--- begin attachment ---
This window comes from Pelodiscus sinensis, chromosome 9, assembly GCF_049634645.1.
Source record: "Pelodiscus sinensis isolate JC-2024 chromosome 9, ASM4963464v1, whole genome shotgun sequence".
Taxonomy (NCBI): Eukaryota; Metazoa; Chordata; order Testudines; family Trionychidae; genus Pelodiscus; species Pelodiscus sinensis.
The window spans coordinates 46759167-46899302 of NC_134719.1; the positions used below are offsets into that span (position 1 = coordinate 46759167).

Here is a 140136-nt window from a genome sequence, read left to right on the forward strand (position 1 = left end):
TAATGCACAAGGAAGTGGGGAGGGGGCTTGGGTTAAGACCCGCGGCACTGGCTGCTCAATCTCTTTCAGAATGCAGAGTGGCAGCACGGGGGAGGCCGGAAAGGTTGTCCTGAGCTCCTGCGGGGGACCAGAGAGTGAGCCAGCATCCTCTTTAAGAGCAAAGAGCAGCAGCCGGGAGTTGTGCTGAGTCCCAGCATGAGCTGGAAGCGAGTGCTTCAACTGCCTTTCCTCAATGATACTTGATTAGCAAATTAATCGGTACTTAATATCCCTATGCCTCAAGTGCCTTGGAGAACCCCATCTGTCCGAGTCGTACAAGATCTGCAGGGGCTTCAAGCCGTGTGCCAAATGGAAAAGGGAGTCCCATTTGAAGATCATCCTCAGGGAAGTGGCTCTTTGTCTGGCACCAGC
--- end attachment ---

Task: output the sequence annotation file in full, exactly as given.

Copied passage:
This window comes from Pelodiscus sinensis, chromosome 9, assembly GCF_049634645.1.
Source record: "Pelodiscus sinensis isolate JC-2024 chromosome 9, ASM4963464v1, whole genome shotgun sequence".
Taxonomy (NCBI): Eukaryota; Metazoa; Chordata; order Testudines; family Trionychidae; genus Pelodiscus; species Pelodiscus sinensis.
The window spans coordinates 46759167-46899302 of NC_134719.1; the positions used below are offsets into that span (position 1 = coordinate 46759167).

Here is a 140136-nt window from a genome sequence, read left to right on the forward strand (position 1 = left end):
TAATGCACAAGGAAGTGGGGAGGGGGCTTGGGTTAAGACCCGCGGCACTGGCTGCTCAATCTCTTTCAGAATGCAGAGTGGCAGCACGGGGGAGGCCGGAAAGGTTGTCCTGAGCTCCTGCGGGGGACCAGAGAGTGAGCCAGCATCCTCTTTAAGAGCAAAGAGCAGCAGCCGGGAGTTGTGCTGAGTCCCAGCATGAGCTGGAAGCGAGTGCTTCAACTGCCTTTCCTCAATGATACTTGATTAGCAAATTAATCGGTACTTAATATCCCTATGCCTCAAGTGCCTTGGAGAACCCCATCTGTCCGAGTCGTACAAGATCTGCAGGGGCTTCAAGCCGTGTGCCAAATGGAAAAGGGAGTCCCATTTGAAGATCATCCTCAGGGAAGTGGCTCTTTGTCTGGCACCAGC